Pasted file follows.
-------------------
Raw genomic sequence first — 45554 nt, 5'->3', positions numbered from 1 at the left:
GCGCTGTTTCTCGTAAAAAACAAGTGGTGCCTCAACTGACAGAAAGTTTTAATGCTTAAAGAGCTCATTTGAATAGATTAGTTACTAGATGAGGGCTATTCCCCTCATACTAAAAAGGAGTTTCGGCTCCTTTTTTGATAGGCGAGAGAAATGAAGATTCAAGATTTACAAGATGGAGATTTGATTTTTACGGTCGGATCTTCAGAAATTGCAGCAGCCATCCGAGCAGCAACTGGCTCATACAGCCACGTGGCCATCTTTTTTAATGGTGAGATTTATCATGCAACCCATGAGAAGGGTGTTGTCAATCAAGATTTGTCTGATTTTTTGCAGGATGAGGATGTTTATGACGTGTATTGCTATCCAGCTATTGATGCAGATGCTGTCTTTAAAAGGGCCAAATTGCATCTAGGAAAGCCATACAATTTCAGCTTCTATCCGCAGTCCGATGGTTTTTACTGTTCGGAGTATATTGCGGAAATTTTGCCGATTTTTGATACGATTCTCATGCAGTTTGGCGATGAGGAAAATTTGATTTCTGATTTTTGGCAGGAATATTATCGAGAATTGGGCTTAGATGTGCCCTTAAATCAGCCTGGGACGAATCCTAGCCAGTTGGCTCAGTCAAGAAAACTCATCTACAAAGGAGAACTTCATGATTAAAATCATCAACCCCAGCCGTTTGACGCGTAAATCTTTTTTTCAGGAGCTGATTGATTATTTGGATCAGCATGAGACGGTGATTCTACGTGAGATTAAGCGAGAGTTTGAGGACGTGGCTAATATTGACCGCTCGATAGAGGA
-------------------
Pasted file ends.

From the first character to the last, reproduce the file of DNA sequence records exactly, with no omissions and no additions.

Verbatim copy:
Raw genomic sequence first — 45554 nt, 5'->3', positions numbered from 1 at the left:
GCGCTGTTTCTCGTAAAAAACAAGTGGTGCCTCAACTGACAGAAAGTTTTAATGCTTAAAGAGCTCATTTGAATAGATTAGTTACTAGATGAGGGCTATTCCCCTCATACTAAAAAGGAGTTTCGGCTCCTTTTTTGATAGGCGAGAGAAATGAAGATTCAAGATTTACAAGATGGAGATTTGATTTTTACGGTCGGATCTTCAGAAATTGCAGCAGCCATCCGAGCAGCAACTGGCTCATACAGCCACGTGGCCATCTTTTTTAATGGTGAGATTTATCATGCAACCCATGAGAAGGGTGTTGTCAATCAAGATTTGTCTGATTTTTTGCAGGATGAGGATGTTTATGACGTGTATTGCTATCCAGCTATTGATGCAGATGCTGTCTTTAAAAGGGCCAAATTGCATCTAGGAAAGCCATACAATTTCAGCTTCTATCCGCAGTCCGATGGTTTTTACTGTTCGGAGTATATTGCGGAAATTTTGCCGATTTTTGATACGATTCTCATGCAGTTTGGCGATGAGGAAAATTTGATTTCTGATTTTTGGCAGGAATATTATCGAGAATTGGGCTTAGATGTGCCCTTAAATCAGCCTGGGACGAATCCTAGCCAGTTGGCTCAGTCAAGAAAACTCATCTACAAAGGAGAACTTCATGATTAAAATCATCAACCCCAGCCGTTTGACGCGTAAATCTTTTTTTCAGGAGCTGATTGATTATTTGGATCAGCATGAGACGGTGATTCTACGTGAGATTAAGCGAGAGTTTGAGGACGTGGCTAATATTGACCGCTCGATAGAGGA